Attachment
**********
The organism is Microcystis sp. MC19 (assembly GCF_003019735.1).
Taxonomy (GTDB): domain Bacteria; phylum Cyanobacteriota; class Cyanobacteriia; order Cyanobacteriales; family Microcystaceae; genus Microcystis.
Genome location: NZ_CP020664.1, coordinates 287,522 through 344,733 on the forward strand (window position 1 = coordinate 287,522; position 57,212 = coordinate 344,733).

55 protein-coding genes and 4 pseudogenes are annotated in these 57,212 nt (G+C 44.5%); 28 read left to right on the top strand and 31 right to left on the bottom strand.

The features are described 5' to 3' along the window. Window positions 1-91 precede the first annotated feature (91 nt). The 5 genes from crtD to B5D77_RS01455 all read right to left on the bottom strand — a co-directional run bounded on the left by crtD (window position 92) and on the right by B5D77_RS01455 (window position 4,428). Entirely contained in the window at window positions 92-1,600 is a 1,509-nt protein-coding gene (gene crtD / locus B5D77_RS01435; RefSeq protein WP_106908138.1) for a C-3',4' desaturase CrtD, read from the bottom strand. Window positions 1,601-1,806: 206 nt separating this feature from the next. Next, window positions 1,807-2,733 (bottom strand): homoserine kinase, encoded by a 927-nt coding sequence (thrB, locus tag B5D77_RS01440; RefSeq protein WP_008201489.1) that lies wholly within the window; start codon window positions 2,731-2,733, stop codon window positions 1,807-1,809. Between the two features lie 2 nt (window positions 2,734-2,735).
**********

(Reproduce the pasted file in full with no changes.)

The organism is Microcystis sp. MC19 (assembly GCF_003019735.1).
Taxonomy (GTDB): domain Bacteria; phylum Cyanobacteriota; class Cyanobacteriia; order Cyanobacteriales; family Microcystaceae; genus Microcystis.
Genome location: NZ_CP020664.1, coordinates 287,522 through 344,733 on the forward strand (window position 1 = coordinate 287,522; position 57,212 = coordinate 344,733).

55 protein-coding genes and 4 pseudogenes are annotated in these 57,212 nt (G+C 44.5%); 28 read left to right on the top strand and 31 right to left on the bottom strand.

The features are described 5' to 3' along the window. Window positions 1-91 precede the first annotated feature (91 nt). The 5 genes from crtD to B5D77_RS01455 all read right to left on the bottom strand — a co-directional run bounded on the left by crtD (window position 92) and on the right by B5D77_RS01455 (window position 4,428). Entirely contained in the window at window positions 92-1,600 is a 1,509-nt protein-coding gene (gene crtD / locus B5D77_RS01435; RefSeq protein WP_106908138.1) for a C-3',4' desaturase CrtD, read from the bottom strand. Window positions 1,601-1,806: 206 nt separating this feature from the next. Next, window positions 1,807-2,733 (bottom strand): homoserine kinase, encoded by a 927-nt coding sequence (thrB, locus tag B5D77_RS01440; RefSeq protein WP_008201489.1) that lies wholly within the window; start codon window positions 2,731-2,733, stop codon window positions 1,807-1,809. Between the two features lie 2 nt (window positions 2,734-2,735).